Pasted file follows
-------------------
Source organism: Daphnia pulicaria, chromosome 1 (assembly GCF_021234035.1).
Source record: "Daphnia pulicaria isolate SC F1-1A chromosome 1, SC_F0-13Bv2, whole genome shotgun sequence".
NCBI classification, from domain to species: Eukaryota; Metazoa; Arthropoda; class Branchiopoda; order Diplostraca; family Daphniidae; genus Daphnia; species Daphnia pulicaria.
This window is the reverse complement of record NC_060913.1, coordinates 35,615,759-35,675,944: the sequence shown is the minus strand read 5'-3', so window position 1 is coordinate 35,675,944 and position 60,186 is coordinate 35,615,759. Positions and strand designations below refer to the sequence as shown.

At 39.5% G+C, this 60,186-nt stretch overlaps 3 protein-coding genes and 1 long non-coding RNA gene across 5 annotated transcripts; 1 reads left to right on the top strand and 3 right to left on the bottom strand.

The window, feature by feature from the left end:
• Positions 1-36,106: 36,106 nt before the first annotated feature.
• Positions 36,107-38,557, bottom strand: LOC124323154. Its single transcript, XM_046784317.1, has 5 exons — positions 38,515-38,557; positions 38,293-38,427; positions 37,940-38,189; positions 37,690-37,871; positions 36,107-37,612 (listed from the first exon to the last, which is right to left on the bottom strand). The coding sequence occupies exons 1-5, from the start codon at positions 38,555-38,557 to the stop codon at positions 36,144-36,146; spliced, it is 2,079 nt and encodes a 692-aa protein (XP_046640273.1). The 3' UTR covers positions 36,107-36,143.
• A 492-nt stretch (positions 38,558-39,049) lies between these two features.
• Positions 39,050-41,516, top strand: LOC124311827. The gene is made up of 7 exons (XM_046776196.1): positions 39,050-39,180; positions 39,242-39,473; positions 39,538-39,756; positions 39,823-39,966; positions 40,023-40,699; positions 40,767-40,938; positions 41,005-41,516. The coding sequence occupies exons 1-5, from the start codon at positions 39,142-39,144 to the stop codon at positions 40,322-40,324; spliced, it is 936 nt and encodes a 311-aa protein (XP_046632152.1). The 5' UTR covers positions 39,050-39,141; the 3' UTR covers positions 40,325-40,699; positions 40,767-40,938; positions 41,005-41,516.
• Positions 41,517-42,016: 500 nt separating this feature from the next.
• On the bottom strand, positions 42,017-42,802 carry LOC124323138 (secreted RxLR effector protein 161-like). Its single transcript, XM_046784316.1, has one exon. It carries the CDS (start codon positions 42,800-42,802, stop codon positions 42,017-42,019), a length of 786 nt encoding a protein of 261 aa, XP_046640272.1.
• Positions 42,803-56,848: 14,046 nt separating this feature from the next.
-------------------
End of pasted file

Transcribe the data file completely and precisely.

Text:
Source organism: Daphnia pulicaria, chromosome 1 (assembly GCF_021234035.1).
Source record: "Daphnia pulicaria isolate SC F1-1A chromosome 1, SC_F0-13Bv2, whole genome shotgun sequence".
NCBI classification, from domain to species: Eukaryota; Metazoa; Arthropoda; class Branchiopoda; order Diplostraca; family Daphniidae; genus Daphnia; species Daphnia pulicaria.
This window is the reverse complement of record NC_060913.1, coordinates 35,615,759-35,675,944: the sequence shown is the minus strand read 5'-3', so window position 1 is coordinate 35,675,944 and position 60,186 is coordinate 35,615,759. Positions and strand designations below refer to the sequence as shown.

At 39.5% G+C, this 60,186-nt stretch overlaps 3 protein-coding genes and 1 long non-coding RNA gene across 5 annotated transcripts; 1 reads left to right on the top strand and 3 right to left on the bottom strand.

The window, feature by feature from the left end:
• Positions 1-36,106: 36,106 nt before the first annotated feature.
• Positions 36,107-38,557, bottom strand: LOC124323154. Its single transcript, XM_046784317.1, has 5 exons — positions 38,515-38,557; positions 38,293-38,427; positions 37,940-38,189; positions 37,690-37,871; positions 36,107-37,612 (listed from the first exon to the last, which is right to left on the bottom strand). The coding sequence occupies exons 1-5, from the start codon at positions 38,555-38,557 to the stop codon at positions 36,144-36,146; spliced, it is 2,079 nt and encodes a 692-aa protein (XP_046640273.1). The 3' UTR covers positions 36,107-36,143.
• A 492-nt stretch (positions 38,558-39,049) lies between these two features.
• Positions 39,050-41,516, top strand: LOC124311827. The gene is made up of 7 exons (XM_046776196.1): positions 39,050-39,180; positions 39,242-39,473; positions 39,538-39,756; positions 39,823-39,966; positions 40,023-40,699; positions 40,767-40,938; positions 41,005-41,516. The coding sequence occupies exons 1-5, from the start codon at positions 39,142-39,144 to the stop codon at positions 40,322-40,324; spliced, it is 936 nt and encodes a 311-aa protein (XP_046632152.1). The 5' UTR covers positions 39,050-39,141; the 3' UTR covers positions 40,325-40,699; positions 40,767-40,938; positions 41,005-41,516.
• Positions 41,517-42,016: 500 nt separating this feature from the next.
• On the bottom strand, positions 42,017-42,802 carry LOC124323138 (secreted RxLR effector protein 161-like). Its single transcript, XM_046784316.1, has one exon. It carries the CDS (start codon positions 42,800-42,802, stop codon positions 42,017-42,019), a length of 786 nt encoding a protein of 261 aa, XP_046640272.1.
• Positions 42,803-56,848: 14,046 nt separating this feature from the next.